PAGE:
- Mow around farm buildings to minimize rodent and other pest habitat
- Begin grain bin and auger clean up and preparations for storage.
Alfalfa and Grass Hay:
- Monitor alfalfa for crop condition, watch re-growth for alfalfa weevil, potato leafhopper, and diseases.
- Evaluate alfalfa seedings for weeds, insects (potato leafhopper, armyworm) & diseases.
- Monitor grass hay for crop condition, watch re-growth for armyworm
- Monitor winter wheat for foliar & grain head diseases, Fusarium Head Blight incidence
- Monitor winter grain fields for crop growth stage, signs and symptoms of diseases, weed pressure, insects (armyworm, cereal leaf beetle)
- Post emergence: Determine corn plant populations, monitor for emergence problems, weeds, noting presence of “who”, “how many” and “where”
- Early season corn pests: seedling blights, seed corn maggot, white grub, wireworm, black cutworm, armyworm, slugs, birds
- Adjust post emergence weed control actions
- Post emergence: Determine plant populations, monitor for germination and emergence problems, monitor for weeds, noting presence of “who”, “how many” and “where”
- Monitor for soybean aphid
- Monitor pastures for crop condition, watch re-growth for armyworm
- Check and mend fences as needed.
- Check crop growth
- Check for presence of undesirable plant species harmful to livestock.
- Review/Plan rotation system
- Arrange for custom weed / disease management or check your own application or cultivator equipment for readiness or need for repairs.
- Check nozzles, pumps, etc., recalibrate pesticide application equipment regularly before use.
- Calibrate manure spreaders – maintain records on amount spread per field
Cattle on Pasture:
- Monitor animals for presence of face flies, horn flies and stable flies. Action guidelines: face flies (average 10 per animal face), horn flies (average 50 / dairy, 200 / beef cattle per animal side), stable flies average 10 per animal (all four legs)
- Check feed bunk / water source locations for signs of stable fly breeding (moist undisturbed organic matter – spilled feed, round bales, etc.), minimize source of moist organic matter i.e. fly breeding areas in barn and in adjacent animal loafing yard
- Check paddocks for forage quality / quantity, rotate as appropriate
- Check paddocks for vegetation poisonous to livestock
- Consider use of fly traps to help reduce deer, horse and stable fly populations
Dairy Cattle Barn Fly Management:
- Monitor animals and barn area for house fly, stable fly and other pest management needs including presence of rodents and birds.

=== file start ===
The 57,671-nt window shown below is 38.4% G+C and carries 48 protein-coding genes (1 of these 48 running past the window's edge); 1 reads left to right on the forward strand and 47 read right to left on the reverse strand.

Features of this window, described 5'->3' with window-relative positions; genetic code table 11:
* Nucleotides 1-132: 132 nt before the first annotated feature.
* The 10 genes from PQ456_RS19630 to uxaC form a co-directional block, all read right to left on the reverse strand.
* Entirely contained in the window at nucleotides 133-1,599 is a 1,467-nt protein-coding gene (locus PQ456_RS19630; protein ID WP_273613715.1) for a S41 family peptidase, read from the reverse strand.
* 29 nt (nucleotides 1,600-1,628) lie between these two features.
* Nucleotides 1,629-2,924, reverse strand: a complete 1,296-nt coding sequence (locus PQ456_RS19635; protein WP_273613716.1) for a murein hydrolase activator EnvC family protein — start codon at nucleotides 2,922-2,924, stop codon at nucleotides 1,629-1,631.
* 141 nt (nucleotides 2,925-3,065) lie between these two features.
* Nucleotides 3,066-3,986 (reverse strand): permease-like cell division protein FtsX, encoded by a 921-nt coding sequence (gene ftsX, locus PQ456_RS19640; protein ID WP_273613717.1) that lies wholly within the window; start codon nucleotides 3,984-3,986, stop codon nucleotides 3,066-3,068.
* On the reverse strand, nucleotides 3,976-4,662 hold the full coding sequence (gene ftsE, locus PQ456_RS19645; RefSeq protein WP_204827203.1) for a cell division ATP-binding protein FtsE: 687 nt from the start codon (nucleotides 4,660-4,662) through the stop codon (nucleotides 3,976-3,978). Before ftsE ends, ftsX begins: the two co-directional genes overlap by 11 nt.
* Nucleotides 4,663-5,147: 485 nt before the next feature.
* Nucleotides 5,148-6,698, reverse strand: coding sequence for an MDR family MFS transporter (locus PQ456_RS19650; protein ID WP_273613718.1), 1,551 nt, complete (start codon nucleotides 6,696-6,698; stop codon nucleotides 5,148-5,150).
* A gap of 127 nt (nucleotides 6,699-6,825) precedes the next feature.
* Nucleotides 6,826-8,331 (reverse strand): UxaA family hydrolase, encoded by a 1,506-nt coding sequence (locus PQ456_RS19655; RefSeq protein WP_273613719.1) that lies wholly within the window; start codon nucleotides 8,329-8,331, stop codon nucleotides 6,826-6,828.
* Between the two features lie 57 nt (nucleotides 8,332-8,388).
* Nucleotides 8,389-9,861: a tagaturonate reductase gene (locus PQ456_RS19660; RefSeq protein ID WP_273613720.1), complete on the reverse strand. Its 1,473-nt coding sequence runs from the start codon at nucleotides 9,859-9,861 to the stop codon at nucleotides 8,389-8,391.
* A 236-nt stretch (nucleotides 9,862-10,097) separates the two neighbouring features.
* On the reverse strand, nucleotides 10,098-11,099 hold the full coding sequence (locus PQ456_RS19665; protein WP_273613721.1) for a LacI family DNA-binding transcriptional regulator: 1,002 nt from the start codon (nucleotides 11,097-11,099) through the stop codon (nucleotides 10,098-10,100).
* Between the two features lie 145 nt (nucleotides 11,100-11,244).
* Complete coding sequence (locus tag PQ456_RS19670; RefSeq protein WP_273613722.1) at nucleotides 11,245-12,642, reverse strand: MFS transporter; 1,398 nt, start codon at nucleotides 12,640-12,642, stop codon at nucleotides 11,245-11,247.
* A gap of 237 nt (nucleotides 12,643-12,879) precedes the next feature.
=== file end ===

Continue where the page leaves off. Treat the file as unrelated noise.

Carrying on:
- Check facilities for favorable fly breeding conditions: (organic matter + moisture): leaks in watering systems, roof gutters for leaks and potential overspill, drainage,
- Sanitation, sanitation, sanitation – clean animal resting areas, feed troughs, minimize source of moist organic matter i.e. fly breeding areas in barn and in adjacent animal loafing yard
- Continue fly monitoring: install “3X5” index card fly speck monitoring cards throughout barn
- Use, replenish, replace fly management materials: sticky fly tapes/ribbons, insecticide baits, natural enemies (parasitoids), fly population monitoring (3 x 5) spot cards
- Consider purchase and release of Muscidifurax raptor and/or M. raptorellus natural enemies of house and stable fly pupae
Mark Your Calendars
2012 CORNELL SEED GROWERS FIELD DAY
Tuesday, 3 July 2012
For Seed Growers, Seed Treatment Applicators, and other Seed Professionals
Place: NYSIP Foundation Seed Barn, 791 Dryden Rd., Rt. 366, Ithaca, NY
Time: 8:30 AM-12:00 noon (registration starts at 8:30 and the program runs fro 9:00 until noon)
JULY 17 – TUESDAY – H. C. THOMPSON RESEARCH FARM
Freeville, NY (10 miles Northeast of Ithaca, Fall Creek Road, Rt. 366 extension)
8:00 a.m. Registration
Coffee (beverage), doughnuts, and informational trial packet
8:30 a.m.-11:30 a.m. Vegetable Crop Weed Control (Bellinder)
JULY 17, TUESDAY – ROBERT B. MUSGRAVE RESEARCH FARM
Aurora, NY (Poplar Ridge Road, connects 90 and 34B)
12:00 – 1:30 p.m. NYSABA Pork BBQ lunch at Musgrave Research Farm.
1:30 p.m. Registration
2:00 – 5:00 p.m. Field Crop Weed Control (Hahn)
CCA and DEC Credits have been requested for field crop and vegetable
JULY 18-ROBERT B. MUSGRAVE RESEARCH FARM FIELD DAY
1256 Poplar Ridge Road, Aurora, New York
WEDNESDAY, July 18, 2012, 9:00-3:00 pm
FREE and open to all!
Registration at 9:00 with Coffee and Donuts (no preregistration)
FREE Lunch will be available at 12:00 noon
Pesticide Applicator and Certified Crop Advisor Credits will be available
Questions: Please call (607-255-2177) or email (firstname.lastname@example.org) Mary McKellar
Keith Waldron: NYS Livestock and Field Crops IPM Coordinator
Phone: (315) 787 – 2432
Fax: (315) 787-2360
Ken Wise: Eastern NYS IPM Area Educator: Field Crops and Livestock
Phone: (518) 434-1690
Fax: (518) 426-3316